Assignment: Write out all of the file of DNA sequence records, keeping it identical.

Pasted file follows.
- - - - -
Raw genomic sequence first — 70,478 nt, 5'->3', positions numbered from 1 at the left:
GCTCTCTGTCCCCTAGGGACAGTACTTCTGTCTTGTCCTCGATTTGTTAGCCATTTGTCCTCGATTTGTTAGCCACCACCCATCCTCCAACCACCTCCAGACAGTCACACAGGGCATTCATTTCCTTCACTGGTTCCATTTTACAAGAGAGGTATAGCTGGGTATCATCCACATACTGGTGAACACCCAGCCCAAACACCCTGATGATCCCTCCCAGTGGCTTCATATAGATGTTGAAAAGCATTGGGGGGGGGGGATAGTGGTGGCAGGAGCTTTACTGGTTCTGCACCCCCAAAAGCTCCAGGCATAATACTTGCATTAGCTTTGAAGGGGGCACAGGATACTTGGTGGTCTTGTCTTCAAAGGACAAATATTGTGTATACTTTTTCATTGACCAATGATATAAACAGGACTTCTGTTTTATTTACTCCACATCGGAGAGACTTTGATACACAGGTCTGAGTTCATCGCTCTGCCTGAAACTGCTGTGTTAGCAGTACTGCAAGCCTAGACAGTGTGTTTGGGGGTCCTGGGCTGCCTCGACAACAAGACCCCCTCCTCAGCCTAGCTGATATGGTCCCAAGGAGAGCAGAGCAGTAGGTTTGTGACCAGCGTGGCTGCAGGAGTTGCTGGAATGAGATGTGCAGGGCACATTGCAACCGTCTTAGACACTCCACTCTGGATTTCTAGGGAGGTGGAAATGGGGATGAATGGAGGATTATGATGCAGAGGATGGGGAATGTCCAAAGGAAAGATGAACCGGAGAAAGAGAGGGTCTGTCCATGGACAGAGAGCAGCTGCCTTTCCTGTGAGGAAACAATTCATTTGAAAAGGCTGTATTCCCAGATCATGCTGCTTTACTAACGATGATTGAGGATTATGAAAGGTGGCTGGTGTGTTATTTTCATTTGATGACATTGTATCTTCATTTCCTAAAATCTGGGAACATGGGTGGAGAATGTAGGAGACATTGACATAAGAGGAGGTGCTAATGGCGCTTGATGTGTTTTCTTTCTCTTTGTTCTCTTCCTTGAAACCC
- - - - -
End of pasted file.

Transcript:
Raw genomic sequence first — 70,478 nt, 5'->3', positions numbered from 1 at the left:
GCTCTCTGTCCCCTAGGGACAGTACTTCTGTCTTGTCCTCGATTTGTTAGCCATTTGTCCTCGATTTGTTAGCCACCACCCATCCTCCAACCACCTCCAGACAGTCACACAGGGCATTCATTTCCTTCACTGGTTCCATTTTACAAGAGAGGTATAGCTGGGTATCATCCACATACTGGTGAACACCCAGCCCAAACACCCTGATGATCCCTCCCAGTGGCTTCATATAGATGTTGAAAAGCATTGGGGGGGGGGGATAGTGGTGGCAGGAGCTTTACTGGTTCTGCACCCCCAAAAGCTCCAGGCATAATACTTGCATTAGCTTTGAAGGGGGCACAGGATACTTGGTGGTCTTGTCTTCAAAGGACAAATATTGTGTATACTTTTTCATTGACCAATGATATAAACAGGACTTCTGTTTTATTTACTCCACATCGGAGAGACTTTGATACACAGGTCTGAGTTCATCGCTCTGCCTGAAACTGCTGTGTTAGCAGTACTGCAAGCCTAGACAGTGTGTTTGGGGGTCCTGGGCTGCCTCGACAACAAGACCCCCTCCTCAGCCTAGCTGATATGGTCCCAAGGAGAGCAGAGCAGTAGGTTTGTGACCAGCGTGGCTGCAGGAGTTGCTGGAATGAGATGTGCAGGGCACATTGCAACCGTCTTAGACACTCCACTCTGGATTTCTAGGGAGGTGGAAATGGGGATGAATGGAGGATTATGATGCAGAGGATGGGGAATGTCCAAAGGAAAGATGAACCGGAGAAAGAGAGGGTCTGTCCATGGACAGAGAGCAGCTGCCTTTCCTGTGAGGAAACAATTCATTTGAAAAGGCTGTATTCCCAGATCATGCTGCTTTACTAACGATGATTGAGGATTATGAAAGGTGGCTGGTGTGTTATTTTCATTTGATGACATTGTATCTTCATTTCCTAAAATCTGGGAACATGGGTGGAGAATGTAGGAGACATTGACATAAGAGGAGGTGCTAATGGCGCTTGATGTGTTTTCTTTCTCTTTGTTCTCTTCCTTGAAACCC